Follow these steps to setup the daemon:

  1. Download and build the daemon source using ‘’ on your Pi. The build script also handles moving the output daemon file to ‘/usr/sbin’.
  2. Next, you will need to install the service script. This script handles starting and stoping our daemon. To install this script, just copy the ‘buttonshutdown’ file to ‘/etc/init.d’ and set appropriate permissions using ‘sudo chmod 755 /etc/init.d/buttonshutdown’.
  3. Finally, we want our daemon to start automatically at boot time. To do this, run the command ‘sudo update-rc.d buttonshutdown defaults’.
  4. At this point, the daemon is not running. We have merely registered it to run at every next system start-up. To run the daemon now, use ‘sudo service buttonshutdown start’.
  5. Now pushing the push button for less than 2 secs should initiate a shutdown while anything more should restart the system.
  6. If for some reason the daemon fails to load, check ‘/var/log/syslog’ using ‘grep buttonshutdown-daemon /var/log/syslog’.

13 thoughts on “Adding shutdown/restart pushbutton for Raspberry Pi

      1. Is there any chance of making a pre-compiled binary version available for those who just want to use the binary without changing the code?

        I’m working on a POE module for the RPi which incorporates the ideas similar to those over at PiSupply, i.e a power switch for the pi with soft & hard power control and your reset option.

        Thanks for your work again.

    1. Hi Joseph,
      Regarding your question on the maximum value of resistor needed, this is dependent on what minimum value of current is acceptable for the microcomputer’s input pin. Normally this value is very low (should be rated in its datasheet) as microcontrollers are interested only with the voltage at an input pin to determine high or low state. As the current required is very low (find in datasheet) and with the source voltage of 3.3V, using Ohm law, we can calculate the resistance value to be large. An exact calculation is not needed here. It is already understood that a high value resistor is needed. The minimum resistor value is more important.

      Regarding the minimum value, we can calculate this again, using Ohm Law – V = I x R. We already know the source voltage to be 3.3 V and maximum current that can be drawn from a pin for Raspberry Pi (must be quoted in my article or Raspberry Pi’s manual). Using those value, a minimum resistance value can be calculated.

  1. Nice daemonization with syslogging, very standardized! Did you really need the external pulldown resistor since your code already uses the internal pulldown with pullUpDnControl(PIN, PUD_DOWN)?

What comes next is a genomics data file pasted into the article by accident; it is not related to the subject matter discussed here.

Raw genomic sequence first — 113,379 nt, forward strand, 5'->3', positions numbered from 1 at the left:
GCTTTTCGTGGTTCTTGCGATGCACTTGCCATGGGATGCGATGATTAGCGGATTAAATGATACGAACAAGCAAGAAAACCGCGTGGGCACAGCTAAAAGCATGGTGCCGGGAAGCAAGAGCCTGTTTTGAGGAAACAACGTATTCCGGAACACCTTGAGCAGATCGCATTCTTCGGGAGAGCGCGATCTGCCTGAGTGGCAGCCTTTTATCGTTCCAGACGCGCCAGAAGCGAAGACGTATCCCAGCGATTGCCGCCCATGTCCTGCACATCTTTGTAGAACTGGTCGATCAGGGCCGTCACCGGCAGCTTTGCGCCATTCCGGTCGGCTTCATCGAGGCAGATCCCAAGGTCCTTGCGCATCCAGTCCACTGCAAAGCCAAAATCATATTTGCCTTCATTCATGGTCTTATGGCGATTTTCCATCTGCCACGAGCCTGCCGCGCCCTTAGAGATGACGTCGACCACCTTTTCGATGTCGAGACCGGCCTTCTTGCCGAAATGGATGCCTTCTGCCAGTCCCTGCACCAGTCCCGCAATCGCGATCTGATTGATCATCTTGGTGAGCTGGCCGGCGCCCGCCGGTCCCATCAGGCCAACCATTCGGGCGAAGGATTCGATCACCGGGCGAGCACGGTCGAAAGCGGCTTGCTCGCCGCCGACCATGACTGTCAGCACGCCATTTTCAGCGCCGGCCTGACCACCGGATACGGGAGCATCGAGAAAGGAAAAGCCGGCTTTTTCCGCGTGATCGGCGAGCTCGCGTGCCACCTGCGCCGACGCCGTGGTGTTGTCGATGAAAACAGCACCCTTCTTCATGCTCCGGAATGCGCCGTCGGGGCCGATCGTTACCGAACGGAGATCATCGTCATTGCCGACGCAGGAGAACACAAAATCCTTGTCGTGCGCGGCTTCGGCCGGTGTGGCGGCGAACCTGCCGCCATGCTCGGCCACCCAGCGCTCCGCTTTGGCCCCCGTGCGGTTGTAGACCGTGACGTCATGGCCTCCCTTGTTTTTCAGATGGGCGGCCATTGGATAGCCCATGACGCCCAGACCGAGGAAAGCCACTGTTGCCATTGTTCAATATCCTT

I switched that to a PUD_UP, and reversed all of the UP/DOWN logic. Then I pulled the momentary power switch from an old PC chassis, spliced a 1k ohm resistor into one wire, and plugged the existing female connector directly into a GND pin and adjacent input pin on the pi.

    So I’m using the internal pull-up with a current limited connection to GND. This is a bit safer, simpler, and cleaner, and re-uses old parts. Also, there are only two 3v3 pins but 8 GND pins on my B+ so it’s pin-friendlier.

    Thanks for the great project!


    1. For reboot, the button pressed state is checked after 2 seconds again (after initial button press) until which any bouncing should subside. Perhaps the button is faulty?

      P.S.: Just to make sure you know – one press for shutdown and two presses (interval must be more than 2 secs) for reboot.

  2. I was having issues where a noise source close to the Pi was causing a shutdown event. Perhaps better filtering on the gpio line would help but a software change seems to have corrected the problem for now. I changed the code slightly to handle noise on the gpio line as follows:

    add this library:


    change Button_Pressed function by adding at beginning of interrupt handler code, before the call to gpio to unhook:

    /* Handle noise on button line by testing for low state after 20ms */
    if (digitalRead(PIN) == LOW ) {
    /* not being pressed so drop out of this interrupt handler without unhooking */

  3. Thank you so much for this deamon. I have spent a few hours with another program, written in python. That python program worked, but when I placed in rc.local or init.d , the whole Pi stopped and didn’t continue the boot sequence (even placing a & at the end of the script). With your deamon, the Pi boots normally and the button works! I am so happy. Thanks again.

  4. Thank you very much, it works perfectly, the only thing you should add is the wiringPi library that on my raspbian was not present, i had to compile it before everything else.